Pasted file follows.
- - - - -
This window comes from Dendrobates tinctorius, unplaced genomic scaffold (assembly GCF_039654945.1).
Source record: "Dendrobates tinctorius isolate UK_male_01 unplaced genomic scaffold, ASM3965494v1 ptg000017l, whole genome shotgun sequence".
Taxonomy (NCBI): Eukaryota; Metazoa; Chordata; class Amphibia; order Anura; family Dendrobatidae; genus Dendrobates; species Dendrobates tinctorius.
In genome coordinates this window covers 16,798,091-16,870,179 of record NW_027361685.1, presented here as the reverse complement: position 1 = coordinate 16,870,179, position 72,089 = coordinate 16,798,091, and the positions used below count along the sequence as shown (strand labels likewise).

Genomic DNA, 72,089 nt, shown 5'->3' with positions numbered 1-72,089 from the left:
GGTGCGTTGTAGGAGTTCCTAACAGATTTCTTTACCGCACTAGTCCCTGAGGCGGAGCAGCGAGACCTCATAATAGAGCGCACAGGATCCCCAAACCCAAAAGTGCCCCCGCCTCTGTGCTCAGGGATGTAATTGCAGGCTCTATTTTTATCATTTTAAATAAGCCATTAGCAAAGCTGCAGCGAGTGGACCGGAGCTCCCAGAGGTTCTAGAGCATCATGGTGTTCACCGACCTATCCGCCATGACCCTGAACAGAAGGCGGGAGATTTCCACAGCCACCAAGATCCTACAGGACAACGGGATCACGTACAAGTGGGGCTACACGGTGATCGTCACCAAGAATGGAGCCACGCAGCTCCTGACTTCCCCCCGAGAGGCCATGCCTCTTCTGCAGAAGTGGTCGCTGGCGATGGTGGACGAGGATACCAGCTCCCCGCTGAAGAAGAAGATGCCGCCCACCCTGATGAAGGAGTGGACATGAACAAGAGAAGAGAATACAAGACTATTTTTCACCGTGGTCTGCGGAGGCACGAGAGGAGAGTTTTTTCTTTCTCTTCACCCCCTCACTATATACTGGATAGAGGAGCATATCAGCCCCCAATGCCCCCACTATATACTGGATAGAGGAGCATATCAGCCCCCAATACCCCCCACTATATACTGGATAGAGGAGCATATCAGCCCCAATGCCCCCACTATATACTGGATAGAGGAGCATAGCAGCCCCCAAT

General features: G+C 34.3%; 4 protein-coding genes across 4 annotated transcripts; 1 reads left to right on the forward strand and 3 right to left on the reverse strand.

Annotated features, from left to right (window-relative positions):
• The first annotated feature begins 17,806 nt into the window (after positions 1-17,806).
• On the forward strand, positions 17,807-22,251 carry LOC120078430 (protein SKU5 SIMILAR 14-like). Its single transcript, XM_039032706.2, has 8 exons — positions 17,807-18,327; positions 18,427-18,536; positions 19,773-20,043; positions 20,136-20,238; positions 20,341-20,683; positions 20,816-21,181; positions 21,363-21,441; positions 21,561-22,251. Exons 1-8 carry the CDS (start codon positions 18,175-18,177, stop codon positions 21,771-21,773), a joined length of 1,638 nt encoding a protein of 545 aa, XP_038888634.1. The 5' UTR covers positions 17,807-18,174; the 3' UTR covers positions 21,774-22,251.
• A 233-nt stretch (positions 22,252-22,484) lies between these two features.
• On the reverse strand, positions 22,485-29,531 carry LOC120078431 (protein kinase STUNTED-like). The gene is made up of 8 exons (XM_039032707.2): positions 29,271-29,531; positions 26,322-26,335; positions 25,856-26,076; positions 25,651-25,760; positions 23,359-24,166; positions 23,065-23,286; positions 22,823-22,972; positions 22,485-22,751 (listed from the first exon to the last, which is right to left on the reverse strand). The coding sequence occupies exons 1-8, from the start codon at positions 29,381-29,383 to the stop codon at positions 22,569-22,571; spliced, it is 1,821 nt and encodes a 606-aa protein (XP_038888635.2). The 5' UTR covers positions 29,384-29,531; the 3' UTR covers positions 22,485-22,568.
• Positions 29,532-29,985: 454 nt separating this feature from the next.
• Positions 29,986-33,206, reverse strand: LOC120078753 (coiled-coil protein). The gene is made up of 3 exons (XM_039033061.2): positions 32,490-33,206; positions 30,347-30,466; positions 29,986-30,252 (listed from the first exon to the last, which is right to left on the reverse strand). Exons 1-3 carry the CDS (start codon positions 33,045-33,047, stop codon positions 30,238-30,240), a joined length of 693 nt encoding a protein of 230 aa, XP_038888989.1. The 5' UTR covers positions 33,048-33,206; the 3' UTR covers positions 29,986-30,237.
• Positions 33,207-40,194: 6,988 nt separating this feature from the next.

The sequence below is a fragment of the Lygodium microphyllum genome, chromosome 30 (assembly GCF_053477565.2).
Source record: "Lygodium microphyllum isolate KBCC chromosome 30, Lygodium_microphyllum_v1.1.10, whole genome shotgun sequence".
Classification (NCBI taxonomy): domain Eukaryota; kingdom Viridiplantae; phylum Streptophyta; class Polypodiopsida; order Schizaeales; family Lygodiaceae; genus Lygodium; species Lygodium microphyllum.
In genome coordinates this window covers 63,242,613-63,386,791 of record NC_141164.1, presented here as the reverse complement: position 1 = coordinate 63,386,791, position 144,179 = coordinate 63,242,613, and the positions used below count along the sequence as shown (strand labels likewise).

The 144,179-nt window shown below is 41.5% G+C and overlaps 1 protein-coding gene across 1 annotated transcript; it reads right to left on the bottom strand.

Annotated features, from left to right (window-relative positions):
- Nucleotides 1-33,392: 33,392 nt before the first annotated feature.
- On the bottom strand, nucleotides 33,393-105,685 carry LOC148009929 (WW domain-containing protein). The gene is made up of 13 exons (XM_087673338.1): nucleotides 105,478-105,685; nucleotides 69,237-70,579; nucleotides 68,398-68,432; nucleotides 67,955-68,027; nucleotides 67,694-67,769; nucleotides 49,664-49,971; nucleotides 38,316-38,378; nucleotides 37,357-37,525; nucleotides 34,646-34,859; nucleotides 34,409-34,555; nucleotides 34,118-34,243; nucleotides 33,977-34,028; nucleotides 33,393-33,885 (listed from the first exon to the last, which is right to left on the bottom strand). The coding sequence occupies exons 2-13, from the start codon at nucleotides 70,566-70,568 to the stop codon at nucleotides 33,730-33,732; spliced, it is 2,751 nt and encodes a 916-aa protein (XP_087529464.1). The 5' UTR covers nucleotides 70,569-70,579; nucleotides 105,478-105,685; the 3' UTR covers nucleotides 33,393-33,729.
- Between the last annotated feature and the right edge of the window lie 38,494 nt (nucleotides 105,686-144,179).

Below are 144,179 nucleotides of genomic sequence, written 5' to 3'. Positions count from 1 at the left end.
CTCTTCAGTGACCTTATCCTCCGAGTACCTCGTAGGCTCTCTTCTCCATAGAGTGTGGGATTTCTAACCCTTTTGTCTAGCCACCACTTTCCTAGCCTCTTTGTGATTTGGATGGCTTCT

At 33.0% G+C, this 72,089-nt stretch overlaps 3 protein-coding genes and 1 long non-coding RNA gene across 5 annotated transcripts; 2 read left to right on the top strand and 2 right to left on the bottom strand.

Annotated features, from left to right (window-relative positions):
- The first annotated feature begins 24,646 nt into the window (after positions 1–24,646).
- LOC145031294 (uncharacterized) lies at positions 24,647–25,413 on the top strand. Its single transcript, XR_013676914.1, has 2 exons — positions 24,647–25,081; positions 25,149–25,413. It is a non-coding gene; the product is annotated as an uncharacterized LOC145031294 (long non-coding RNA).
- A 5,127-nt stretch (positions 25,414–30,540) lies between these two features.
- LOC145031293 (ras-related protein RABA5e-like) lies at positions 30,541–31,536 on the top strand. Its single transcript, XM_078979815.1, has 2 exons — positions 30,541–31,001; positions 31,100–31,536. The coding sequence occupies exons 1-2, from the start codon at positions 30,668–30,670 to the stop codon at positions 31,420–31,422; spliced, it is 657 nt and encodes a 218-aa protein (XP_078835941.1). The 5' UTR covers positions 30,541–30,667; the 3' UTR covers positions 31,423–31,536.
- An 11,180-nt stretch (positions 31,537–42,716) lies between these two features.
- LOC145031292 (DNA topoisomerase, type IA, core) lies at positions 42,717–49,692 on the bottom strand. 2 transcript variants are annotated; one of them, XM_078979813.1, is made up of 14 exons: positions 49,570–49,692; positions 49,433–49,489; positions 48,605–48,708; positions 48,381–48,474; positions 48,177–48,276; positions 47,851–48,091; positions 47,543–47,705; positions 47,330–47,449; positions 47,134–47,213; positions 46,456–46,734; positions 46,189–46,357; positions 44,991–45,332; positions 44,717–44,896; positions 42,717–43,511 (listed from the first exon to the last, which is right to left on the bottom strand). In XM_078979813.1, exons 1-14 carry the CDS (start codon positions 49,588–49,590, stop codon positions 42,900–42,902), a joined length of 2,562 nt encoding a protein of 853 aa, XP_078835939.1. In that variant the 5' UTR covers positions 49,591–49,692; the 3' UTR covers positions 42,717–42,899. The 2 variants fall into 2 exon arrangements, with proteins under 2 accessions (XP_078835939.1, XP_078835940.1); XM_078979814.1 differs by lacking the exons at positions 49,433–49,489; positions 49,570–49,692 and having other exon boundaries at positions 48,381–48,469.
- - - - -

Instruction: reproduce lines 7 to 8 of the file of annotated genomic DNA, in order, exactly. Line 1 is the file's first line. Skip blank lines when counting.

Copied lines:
General features: G+C 34.3%; 4 protein-coding genes across 4 annotated transcripts; 1 reads left to right on the forward strand and 3 right to left on the reverse strand.

Annotated features, from left to right (window-relative positions):